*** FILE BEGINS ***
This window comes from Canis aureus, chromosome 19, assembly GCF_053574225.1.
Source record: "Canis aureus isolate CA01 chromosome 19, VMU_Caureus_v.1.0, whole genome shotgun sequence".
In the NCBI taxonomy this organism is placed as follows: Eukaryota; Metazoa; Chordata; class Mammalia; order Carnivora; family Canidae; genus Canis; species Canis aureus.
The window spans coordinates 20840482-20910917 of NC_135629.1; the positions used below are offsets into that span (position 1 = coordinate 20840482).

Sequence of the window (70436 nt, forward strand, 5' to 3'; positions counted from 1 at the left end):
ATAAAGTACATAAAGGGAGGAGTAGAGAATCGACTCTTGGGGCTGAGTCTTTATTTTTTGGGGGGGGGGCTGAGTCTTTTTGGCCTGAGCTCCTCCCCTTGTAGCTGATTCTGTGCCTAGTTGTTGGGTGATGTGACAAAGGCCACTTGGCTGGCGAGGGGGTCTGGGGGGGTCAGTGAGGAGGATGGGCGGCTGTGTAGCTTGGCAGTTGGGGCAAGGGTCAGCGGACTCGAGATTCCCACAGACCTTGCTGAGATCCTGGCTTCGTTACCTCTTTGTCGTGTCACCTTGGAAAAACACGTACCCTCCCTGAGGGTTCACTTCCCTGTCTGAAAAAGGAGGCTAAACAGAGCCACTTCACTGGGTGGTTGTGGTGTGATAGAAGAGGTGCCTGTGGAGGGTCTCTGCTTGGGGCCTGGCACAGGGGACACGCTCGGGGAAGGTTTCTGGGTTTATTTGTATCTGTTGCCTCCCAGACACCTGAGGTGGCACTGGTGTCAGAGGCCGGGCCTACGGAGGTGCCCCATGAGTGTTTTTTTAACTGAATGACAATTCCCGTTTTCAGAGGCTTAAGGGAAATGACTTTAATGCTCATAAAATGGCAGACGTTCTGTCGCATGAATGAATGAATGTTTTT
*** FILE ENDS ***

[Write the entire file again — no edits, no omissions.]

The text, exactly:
This window comes from Canis aureus, chromosome 19, assembly GCF_053574225.1.
Source record: "Canis aureus isolate CA01 chromosome 19, VMU_Caureus_v.1.0, whole genome shotgun sequence".
In the NCBI taxonomy this organism is placed as follows: Eukaryota; Metazoa; Chordata; class Mammalia; order Carnivora; family Canidae; genus Canis; species Canis aureus.
The window spans coordinates 20840482-20910917 of NC_135629.1; the positions used below are offsets into that span (position 1 = coordinate 20840482).

Sequence of the window (70436 nt, forward strand, 5' to 3'; positions counted from 1 at the left end):
ATAAAGTACATAAAGGGAGGAGTAGAGAATCGACTCTTGGGGCTGAGTCTTTATTTTTTGGGGGGGGGGCTGAGTCTTTTTGGCCTGAGCTCCTCCCCTTGTAGCTGATTCTGTGCCTAGTTGTTGGGTGATGTGACAAAGGCCACTTGGCTGGCGAGGGGGTCTGGGGGGGTCAGTGAGGAGGATGGGCGGCTGTGTAGCTTGGCAGTTGGGGCAAGGGTCAGCGGACTCGAGATTCCCACAGACCTTGCTGAGATCCTGGCTTCGTTACCTCTTTGTCGTGTCACCTTGGAAAAACACGTACCCTCCCTGAGGGTTCACTTCCCTGTCTGAAAAAGGAGGCTAAACAGAGCCACTTCACTGGGTGGTTGTGGTGTGATAGAAGAGGTGCCTGTGGAGGGTCTCTGCTTGGGGCCTGGCACAGGGGACACGCTCGGGGAAGGTTTCTGGGTTTATTTGTATCTGTTGCCTCCCAGACACCTGAGGTGGCACTGGTGTCAGAGGCCGGGCCTACGGAGGTGCCCCATGAGTGTTTTTTTAACTGAATGACAATTCCCGTTTTCAGAGGCTTAAGGGAAATGACTTTAATGCTCATAAAATGGCAGACGTTCTGTCGCATGAATGAATGAATGTTTTT